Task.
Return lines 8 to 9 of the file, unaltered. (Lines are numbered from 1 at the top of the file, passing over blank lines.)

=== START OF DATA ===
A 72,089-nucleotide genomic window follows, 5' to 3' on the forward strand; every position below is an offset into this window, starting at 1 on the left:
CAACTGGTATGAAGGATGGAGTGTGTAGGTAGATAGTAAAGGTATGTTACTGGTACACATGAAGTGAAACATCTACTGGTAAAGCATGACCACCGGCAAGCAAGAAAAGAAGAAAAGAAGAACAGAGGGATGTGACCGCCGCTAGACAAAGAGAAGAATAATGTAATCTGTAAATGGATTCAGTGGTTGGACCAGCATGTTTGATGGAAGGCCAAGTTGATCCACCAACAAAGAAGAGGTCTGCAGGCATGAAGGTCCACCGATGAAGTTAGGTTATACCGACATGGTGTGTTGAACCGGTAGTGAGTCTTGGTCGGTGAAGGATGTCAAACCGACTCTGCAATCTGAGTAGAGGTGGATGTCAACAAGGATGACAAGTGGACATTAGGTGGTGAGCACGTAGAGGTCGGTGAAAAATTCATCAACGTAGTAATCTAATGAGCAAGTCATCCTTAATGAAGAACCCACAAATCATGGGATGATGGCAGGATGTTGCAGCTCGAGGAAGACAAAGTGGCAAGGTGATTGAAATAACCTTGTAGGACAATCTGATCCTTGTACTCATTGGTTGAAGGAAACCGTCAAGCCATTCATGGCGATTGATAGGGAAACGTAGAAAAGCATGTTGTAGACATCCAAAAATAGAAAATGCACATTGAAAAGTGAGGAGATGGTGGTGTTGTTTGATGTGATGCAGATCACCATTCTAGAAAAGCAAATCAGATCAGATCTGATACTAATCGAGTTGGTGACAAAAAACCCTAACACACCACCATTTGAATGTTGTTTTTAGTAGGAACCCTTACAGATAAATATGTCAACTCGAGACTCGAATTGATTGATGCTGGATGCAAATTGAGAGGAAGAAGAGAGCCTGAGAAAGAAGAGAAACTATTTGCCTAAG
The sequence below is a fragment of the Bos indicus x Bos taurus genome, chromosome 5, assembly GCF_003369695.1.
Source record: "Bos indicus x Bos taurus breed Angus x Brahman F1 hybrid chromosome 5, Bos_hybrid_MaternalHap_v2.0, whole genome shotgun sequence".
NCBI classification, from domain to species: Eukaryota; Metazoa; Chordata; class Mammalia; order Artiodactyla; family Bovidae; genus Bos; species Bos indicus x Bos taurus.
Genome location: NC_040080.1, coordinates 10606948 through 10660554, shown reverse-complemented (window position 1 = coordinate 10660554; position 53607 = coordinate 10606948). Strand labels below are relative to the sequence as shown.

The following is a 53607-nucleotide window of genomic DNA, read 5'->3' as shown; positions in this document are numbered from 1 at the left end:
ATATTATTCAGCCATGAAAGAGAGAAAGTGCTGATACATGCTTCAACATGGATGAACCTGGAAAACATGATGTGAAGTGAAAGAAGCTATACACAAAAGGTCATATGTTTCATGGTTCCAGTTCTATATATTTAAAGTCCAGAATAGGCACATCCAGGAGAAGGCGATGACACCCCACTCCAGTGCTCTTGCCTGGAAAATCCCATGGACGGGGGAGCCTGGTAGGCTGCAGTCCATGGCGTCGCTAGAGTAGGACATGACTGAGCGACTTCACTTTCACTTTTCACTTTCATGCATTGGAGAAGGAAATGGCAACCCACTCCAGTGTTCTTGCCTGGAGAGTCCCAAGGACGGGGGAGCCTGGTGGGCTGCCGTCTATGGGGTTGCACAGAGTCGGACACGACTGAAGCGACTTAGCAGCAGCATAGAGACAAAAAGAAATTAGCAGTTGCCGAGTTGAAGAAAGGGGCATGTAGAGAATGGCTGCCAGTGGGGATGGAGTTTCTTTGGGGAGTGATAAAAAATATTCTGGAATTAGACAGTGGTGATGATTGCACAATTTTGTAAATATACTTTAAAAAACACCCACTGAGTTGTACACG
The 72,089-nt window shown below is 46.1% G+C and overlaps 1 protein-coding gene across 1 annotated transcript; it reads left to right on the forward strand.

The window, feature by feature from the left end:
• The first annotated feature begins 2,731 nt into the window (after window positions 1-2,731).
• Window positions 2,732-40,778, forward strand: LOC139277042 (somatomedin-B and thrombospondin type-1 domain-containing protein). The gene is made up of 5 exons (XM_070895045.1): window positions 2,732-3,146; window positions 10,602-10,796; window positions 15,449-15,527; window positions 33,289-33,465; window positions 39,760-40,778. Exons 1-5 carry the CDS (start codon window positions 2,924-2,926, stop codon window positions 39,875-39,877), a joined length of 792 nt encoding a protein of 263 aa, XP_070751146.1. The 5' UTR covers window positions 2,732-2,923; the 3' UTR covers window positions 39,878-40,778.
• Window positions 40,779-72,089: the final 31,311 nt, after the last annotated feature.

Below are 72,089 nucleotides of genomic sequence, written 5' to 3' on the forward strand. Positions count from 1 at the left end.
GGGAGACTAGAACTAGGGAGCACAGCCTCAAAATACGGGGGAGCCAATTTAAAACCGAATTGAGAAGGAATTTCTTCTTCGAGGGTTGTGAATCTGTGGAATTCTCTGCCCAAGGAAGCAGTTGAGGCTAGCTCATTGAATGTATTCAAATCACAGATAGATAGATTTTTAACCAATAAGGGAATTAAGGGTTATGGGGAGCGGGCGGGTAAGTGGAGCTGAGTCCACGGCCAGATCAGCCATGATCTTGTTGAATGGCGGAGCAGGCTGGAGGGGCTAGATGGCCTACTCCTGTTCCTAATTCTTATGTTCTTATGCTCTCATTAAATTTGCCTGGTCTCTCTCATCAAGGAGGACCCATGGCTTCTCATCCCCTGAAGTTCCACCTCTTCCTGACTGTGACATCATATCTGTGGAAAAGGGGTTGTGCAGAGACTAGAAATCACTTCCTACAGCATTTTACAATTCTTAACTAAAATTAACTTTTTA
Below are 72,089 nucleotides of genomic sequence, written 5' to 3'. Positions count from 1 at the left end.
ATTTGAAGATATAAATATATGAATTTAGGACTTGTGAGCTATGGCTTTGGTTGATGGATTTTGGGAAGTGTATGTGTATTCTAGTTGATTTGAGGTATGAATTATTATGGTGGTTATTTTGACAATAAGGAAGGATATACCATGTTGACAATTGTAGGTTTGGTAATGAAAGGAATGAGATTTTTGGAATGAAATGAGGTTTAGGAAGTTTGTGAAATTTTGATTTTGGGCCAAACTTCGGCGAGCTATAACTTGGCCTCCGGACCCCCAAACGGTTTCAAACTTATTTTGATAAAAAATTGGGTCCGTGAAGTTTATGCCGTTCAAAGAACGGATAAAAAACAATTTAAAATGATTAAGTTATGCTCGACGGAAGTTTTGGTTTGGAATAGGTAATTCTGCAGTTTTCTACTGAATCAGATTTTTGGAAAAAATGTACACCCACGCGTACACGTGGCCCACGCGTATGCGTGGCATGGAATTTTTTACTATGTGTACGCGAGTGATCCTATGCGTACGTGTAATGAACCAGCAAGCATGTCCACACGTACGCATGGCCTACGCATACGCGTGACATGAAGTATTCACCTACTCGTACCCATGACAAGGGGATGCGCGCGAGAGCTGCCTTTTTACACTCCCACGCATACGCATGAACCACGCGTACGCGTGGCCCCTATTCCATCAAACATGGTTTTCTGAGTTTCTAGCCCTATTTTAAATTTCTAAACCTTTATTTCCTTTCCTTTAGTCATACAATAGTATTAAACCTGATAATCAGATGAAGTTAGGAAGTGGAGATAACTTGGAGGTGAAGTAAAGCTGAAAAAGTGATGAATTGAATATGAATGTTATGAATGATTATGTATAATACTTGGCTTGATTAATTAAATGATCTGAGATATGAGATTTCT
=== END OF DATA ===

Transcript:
ATATTATTCAGCCATGAAAGAGAGAAAGTGCTGATACATGCTTCAACATGGATGAACCTGGAAAACATGATGTGAAGTGAAAGAAGCTATACACAAAAGGTCATATGTTTCATGGTTCCAGTTCTATATATTTAAAGTCCAGAATAGGCACATCCAGGAGAAGGCGATGACACCCCACTCCAGTGCTCTTGCCTGGAAAATCCCATGGACGGGGGAGCCTGGTAGGCTGCAGTCCATGGCGTCGCTAGAGTAGGACATGACTGAGCGACTTCACTTTCACTTTTCACTTTCATGCATTGGAGAAGGAAATGGCAACCCACTCCAGTGTTCTTGCCTGGAGAGTCCCAAGGACGGGGGAGCCTGGTGGGCTGCCGTCTATGGGGTTGCACAGAGTCGGACACGACTGAAGCGACTTAGCAGCAGCATAGAGACAAAAAGAAATTAGCAGTTGCCGAGTTGAAGAAAGGGGCATGTAGAGAATGGCTGCCAGTGGGGATGGAGTTTCTTTGGGGAGTGATAAAAAATATTCTGGAATTAGACAGTGGTGATGATTGCACAATTTTGTAAATATACTTTAAAAAACACCCACTGAGTTGTACACG
The 72,089-nt window shown below is 46.1% G+C and overlaps 1 protein-coding gene across 1 annotated transcript; it reads left to right on the forward strand.